htrap2294

Clap Guru
Premium Member
12,026
2,973
San Diego, CA
Hello OF,

A few months back, I was sent a pair of LG Nxt Varia lenses to review from @SEAN WAYNE. I will admit, initially, I was a bit skeptic as I am typically an OEM only guy. However, I decided that I would be as objective as I can be and give the lenses a fair shot. Over the past few months, I have worn these and compared them with my other Oakley OEM lenses. I wanted a long term comparison, as I felt it was more objective and fair - since the lenses have a lot of technology packed into them. I did not want all the cool things the lenses do to artificially inflate the review.

First off, I would like to discuss the material composition of the lens:
- They are composed of TRIVEX (what NXT refers to) and are an upgrade over polycarbonate - offering as much impact protection, but increased clarity.

Varia - What does it mean?
Now, I would like to mention that these lenses have another marketing term: "VARIA". It stands for variable light transmission. So, in reduced light settings, the lens will allow in more light (whilst still hiding your eyes due to the iridium layer). Alternatively, in increased light settings, the light transmission will decrease. They do get dark enough to the point that I can wear them in both the sunniest of days as well as the cloudiest of days. It definitely is a very versatile lens! Additionally, when the lenses darken, the iridium changes slightly as well. I notice that the iridium will go from new fire iridium (in low light) to old school fire iridium (in bright light).

Fitment
Fitment was on par with OEM. It was a perfect fit for the model I tested them in (Pitboss I). I popped them into various Pitboss I frames and each one accepted the lens perfectly with no signs of wiggle or gaps shown.

Clarity
I am particularly sensitive to clarity, and in all honesty - I found these lenses as clear, if not clearer than OEM Oakley lenses. This may be due to the upgraded material choice. I am no expert, but I would attribute it to that.

Depth Perception
These lenses appeared to be prism compensated. As a result, no depth distortion was found.

Headaches?
I experienced absolutely no headaches with these and I have been known to be particularly sensitive.

Overall Opinion
While these lenses, admittedly, are a bit pricey. I do think that they are worth the money (especially when they go on sale). They are definitely a good alternative to OEM lenses - especially for frames where there may not be an OEM donor available.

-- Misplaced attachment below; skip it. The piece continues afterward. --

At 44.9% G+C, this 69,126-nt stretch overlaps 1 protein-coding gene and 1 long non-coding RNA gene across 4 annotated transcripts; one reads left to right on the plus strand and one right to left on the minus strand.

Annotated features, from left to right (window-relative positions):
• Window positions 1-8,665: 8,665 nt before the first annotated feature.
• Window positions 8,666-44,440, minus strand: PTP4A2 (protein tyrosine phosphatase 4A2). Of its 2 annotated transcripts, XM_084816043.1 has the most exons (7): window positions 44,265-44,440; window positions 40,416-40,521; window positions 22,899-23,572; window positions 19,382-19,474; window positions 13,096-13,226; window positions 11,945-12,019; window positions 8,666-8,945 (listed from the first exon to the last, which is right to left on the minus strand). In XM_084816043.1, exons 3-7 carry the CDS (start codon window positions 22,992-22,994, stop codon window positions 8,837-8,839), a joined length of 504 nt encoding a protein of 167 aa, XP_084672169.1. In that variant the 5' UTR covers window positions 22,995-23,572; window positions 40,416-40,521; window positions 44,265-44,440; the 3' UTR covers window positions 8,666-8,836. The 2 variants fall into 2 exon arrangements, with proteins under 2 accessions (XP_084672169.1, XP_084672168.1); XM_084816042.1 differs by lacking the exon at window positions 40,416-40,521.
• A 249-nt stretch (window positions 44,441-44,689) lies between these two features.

Million Dollar Question - Would You Personally Buy Them?
Yes, and no. I would buy them for a frame where an Oakley OEM matching BC donor does not exist (C-Six, for example). However, for other situations, I would not. That decision, however, is due to the fact that I have many donor lenses I can cut. For someone not in that situation, these would be a good choice. I can say if an OEM matching BC donor did not exist, I could happily pick these and not feel like I was missing out on Oakley quality or clarity.

Pictures (to show difference in iridium in indoor conditions vs. outdoor sunny conditions):
20200327_161430.jpg


Indoor conditions, ambient lighting:
20200312_073154.jpg

20200328_094248.jpg

20200328_094256.jpg

@Linegear Japan Now you just need to start making lenses for an Oakley C-Six!
 

Shade Station Oakley Sunglasses
Register to Not see this ad
Last edited:
T

"TRUMP"

Guest
Million Dollar Question - Would You Personally Buy Them?
Yes, and no. I would buy them for a frame where an Oakley OEM matching BC donor does not exist (C-Six, for example). However, for other situations, I would not. That decision, however, is due to the fact that I have many donor lenses I can cut. For someone not in that situation, these would be a good choice.
Donors are $20 at your nearest vault. GLWS
 

Japanese Jellyfish

Oakley Expert
721
523
日本
Hello OF,

A few months back, I was sent a pair of LG Nxt Varia lenses to review from @SEAN WAYNE. I will admit, initially, I was a bit skeptic as I am typically an OEM only guy. However, I decided that I would be as objective as I can be and give the lenses a fair shot. Over the past few months, I have worn these and compared them with my other Oakley OEM lenses. I wanted a long term comparison, as I felt it was more objective and fair - since the lenses have a lot of technology packed into them. I did not want all the cool things the lenses do to artificially inflate the review.

First off, I would like to discuss the material composition of the lens:
- They are composed of TRIVEX (what NXT refers to) and are an upgrade over polycarbonate - offering as much impact protection, but increased clarity.